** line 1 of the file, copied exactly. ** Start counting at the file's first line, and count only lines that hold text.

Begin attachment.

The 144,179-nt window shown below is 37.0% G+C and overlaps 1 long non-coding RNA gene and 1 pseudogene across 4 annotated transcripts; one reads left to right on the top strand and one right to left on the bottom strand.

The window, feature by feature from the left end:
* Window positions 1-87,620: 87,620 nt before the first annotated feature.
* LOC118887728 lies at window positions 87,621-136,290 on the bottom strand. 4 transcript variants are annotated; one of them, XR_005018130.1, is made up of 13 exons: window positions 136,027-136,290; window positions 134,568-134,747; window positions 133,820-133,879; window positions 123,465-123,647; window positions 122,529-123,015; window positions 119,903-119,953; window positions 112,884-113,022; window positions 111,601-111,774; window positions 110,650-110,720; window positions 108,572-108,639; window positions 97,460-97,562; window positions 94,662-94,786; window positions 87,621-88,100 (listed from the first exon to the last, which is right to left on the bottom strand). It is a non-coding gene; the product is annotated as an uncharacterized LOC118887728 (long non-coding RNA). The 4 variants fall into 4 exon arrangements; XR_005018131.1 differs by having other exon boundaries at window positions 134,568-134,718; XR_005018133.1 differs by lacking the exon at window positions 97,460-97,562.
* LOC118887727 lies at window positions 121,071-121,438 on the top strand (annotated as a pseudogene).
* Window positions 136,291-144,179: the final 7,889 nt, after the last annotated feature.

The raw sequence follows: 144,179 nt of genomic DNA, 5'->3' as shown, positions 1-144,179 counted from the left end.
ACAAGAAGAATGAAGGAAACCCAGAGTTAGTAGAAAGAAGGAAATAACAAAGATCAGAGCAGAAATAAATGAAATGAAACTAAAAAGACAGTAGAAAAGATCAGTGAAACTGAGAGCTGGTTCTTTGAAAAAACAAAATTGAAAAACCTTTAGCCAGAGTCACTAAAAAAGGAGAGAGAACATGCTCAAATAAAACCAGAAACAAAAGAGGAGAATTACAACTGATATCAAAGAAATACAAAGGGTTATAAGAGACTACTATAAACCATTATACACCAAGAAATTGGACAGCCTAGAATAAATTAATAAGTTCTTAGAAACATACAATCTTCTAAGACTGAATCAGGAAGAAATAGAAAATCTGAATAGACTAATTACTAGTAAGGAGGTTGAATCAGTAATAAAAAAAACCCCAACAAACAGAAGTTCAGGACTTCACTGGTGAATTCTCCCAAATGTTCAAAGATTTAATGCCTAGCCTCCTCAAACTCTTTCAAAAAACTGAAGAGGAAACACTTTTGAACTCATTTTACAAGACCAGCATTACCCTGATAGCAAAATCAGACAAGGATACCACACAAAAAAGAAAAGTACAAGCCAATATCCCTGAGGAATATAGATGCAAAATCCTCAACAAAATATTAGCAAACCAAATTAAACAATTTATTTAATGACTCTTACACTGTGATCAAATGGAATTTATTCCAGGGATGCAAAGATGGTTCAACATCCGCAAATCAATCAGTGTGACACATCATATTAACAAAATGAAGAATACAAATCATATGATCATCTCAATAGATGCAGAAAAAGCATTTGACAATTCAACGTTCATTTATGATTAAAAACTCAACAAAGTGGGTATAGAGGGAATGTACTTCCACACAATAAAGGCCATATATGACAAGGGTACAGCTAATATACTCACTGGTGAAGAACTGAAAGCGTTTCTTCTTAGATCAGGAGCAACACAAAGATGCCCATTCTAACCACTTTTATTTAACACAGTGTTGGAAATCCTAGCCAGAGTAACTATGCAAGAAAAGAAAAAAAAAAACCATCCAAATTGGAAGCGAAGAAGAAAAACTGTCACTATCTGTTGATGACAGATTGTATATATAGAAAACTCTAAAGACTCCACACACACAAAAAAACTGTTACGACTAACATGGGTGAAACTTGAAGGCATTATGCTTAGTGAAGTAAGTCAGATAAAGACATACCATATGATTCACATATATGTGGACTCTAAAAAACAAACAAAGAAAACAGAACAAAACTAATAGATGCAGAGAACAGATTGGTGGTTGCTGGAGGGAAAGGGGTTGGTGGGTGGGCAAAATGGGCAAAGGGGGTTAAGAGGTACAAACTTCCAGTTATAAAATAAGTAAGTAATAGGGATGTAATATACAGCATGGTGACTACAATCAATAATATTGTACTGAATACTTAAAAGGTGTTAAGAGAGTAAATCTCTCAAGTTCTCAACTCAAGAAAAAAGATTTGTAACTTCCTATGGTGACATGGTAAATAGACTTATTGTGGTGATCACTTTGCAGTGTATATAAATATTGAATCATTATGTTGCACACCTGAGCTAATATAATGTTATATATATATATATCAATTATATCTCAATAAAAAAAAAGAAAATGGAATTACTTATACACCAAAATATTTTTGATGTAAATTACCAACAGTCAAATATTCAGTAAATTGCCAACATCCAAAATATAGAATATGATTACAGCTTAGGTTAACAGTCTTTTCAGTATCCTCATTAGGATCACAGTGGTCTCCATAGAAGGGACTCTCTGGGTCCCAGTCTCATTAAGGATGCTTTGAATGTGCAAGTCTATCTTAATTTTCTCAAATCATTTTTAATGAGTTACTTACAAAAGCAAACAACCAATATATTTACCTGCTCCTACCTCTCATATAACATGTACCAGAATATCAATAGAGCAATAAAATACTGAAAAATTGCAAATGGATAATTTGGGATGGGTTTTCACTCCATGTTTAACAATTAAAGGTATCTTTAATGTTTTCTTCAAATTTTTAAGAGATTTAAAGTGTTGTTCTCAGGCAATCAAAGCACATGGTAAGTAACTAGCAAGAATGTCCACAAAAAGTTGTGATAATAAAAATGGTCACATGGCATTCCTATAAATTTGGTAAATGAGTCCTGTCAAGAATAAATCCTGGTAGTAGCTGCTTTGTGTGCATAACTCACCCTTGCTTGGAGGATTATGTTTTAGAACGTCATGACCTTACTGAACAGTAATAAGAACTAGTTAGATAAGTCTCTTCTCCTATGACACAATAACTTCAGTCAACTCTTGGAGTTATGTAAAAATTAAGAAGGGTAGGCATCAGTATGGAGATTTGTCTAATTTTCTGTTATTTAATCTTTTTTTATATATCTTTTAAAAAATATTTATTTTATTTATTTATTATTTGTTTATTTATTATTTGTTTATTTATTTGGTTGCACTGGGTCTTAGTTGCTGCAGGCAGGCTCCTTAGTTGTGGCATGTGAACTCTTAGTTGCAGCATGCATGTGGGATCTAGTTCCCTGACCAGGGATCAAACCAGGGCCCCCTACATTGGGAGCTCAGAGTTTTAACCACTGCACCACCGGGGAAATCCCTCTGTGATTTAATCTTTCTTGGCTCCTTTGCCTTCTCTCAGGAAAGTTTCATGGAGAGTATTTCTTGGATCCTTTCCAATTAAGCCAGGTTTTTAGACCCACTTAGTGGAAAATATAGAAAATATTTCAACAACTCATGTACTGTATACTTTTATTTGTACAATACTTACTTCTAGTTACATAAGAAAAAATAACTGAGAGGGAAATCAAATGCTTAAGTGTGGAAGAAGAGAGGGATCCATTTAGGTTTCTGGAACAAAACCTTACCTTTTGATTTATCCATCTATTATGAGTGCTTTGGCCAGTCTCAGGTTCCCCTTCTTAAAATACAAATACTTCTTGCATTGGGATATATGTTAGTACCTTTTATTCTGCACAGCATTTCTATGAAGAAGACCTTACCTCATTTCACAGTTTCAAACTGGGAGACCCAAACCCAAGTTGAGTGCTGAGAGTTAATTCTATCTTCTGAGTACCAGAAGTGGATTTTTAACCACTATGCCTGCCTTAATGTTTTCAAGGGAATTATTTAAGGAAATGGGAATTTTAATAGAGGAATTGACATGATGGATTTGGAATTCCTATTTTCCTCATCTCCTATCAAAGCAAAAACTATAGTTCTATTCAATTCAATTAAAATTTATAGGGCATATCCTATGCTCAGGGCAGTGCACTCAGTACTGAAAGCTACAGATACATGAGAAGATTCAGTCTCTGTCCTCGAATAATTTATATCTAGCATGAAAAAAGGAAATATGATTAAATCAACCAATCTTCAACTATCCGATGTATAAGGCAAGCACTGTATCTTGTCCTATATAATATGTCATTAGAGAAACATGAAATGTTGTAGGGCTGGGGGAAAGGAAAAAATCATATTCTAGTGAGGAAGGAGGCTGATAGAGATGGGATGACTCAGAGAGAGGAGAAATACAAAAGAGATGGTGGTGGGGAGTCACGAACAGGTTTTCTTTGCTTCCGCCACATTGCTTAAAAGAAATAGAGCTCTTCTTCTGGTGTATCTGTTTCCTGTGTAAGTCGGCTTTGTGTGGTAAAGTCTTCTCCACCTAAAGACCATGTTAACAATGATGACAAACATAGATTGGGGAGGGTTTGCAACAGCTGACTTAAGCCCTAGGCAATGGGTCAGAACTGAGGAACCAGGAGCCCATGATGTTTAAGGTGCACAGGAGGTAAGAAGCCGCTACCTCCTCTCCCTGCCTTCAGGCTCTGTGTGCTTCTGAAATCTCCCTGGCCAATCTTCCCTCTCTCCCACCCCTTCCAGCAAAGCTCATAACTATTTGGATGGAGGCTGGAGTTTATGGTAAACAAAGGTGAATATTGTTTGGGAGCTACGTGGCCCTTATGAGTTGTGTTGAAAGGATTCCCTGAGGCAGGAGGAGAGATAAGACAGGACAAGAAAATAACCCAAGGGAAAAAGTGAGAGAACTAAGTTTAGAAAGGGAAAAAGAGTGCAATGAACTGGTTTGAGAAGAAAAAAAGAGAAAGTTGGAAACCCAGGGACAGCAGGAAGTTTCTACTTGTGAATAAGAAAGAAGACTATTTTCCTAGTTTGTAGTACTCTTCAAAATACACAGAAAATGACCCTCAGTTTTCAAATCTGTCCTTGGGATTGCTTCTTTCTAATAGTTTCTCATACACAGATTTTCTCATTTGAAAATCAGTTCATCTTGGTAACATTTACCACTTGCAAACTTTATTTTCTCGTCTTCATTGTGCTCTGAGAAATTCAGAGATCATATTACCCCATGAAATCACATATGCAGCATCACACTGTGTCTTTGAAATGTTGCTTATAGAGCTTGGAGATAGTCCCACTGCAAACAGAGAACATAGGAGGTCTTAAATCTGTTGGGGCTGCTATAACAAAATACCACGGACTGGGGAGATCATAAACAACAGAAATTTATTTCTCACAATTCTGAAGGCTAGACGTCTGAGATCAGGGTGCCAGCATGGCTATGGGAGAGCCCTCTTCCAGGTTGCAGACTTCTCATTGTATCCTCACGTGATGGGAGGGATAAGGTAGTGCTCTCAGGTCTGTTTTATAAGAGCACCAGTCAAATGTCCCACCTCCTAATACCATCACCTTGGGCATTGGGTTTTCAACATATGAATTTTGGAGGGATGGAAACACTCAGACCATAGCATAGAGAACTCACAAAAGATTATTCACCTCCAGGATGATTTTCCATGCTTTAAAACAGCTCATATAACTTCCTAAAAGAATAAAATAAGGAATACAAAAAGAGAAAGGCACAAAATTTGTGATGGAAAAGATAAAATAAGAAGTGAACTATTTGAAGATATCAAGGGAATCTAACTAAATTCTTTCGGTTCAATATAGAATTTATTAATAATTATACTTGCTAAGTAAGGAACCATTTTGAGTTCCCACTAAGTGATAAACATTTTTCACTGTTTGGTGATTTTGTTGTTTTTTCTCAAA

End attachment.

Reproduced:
The 144,179-nt window shown below is 37.0% G+C and overlaps 1 long non-coding RNA gene and 1 pseudogene across 4 annotated transcripts; one reads left to right on the top strand and one right to left on the bottom strand.